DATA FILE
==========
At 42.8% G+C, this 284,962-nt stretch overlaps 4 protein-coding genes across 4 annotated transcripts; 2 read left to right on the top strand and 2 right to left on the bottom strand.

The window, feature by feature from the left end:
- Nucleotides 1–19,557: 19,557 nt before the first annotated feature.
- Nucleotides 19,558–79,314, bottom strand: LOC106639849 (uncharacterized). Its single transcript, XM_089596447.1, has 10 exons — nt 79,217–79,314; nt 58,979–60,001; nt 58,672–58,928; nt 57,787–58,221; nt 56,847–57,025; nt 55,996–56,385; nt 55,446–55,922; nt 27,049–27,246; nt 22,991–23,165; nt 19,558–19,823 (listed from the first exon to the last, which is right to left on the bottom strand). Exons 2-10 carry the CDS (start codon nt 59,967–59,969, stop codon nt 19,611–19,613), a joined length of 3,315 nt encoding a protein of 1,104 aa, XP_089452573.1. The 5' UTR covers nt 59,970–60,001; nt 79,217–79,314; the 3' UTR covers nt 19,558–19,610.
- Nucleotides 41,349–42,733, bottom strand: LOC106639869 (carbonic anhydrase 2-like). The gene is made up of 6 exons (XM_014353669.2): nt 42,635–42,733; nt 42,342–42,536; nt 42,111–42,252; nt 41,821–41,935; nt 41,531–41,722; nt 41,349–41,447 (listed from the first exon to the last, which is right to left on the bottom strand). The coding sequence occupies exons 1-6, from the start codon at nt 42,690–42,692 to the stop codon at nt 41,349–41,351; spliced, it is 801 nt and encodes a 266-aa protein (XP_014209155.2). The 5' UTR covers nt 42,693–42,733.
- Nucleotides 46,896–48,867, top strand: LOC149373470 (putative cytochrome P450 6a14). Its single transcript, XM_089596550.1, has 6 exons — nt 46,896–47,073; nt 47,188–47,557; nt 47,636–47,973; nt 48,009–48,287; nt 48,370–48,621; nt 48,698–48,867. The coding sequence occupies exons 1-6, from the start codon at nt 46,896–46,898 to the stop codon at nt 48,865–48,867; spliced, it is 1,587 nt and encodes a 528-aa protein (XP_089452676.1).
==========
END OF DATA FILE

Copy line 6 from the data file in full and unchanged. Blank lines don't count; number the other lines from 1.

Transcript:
- Nucleotides 46,896–48,867, top strand: LOC149373470 (putative cytochrome P450 6a14). Its single transcript, XM_089596550.1, has 6 exons — nt 46,896–47,073; nt 47,188–47,557; nt 47,636–47,973; nt 48,009–48,287; nt 48,370–48,621; nt 48,698–48,867. The coding sequence occupies exons 1-6, from the start codon at nt 46,896–46,898 to the stop codon at nt 48,865–48,867; spliced, it is 1,587 nt and encodes a 528-aa protein (XP_089452676.1).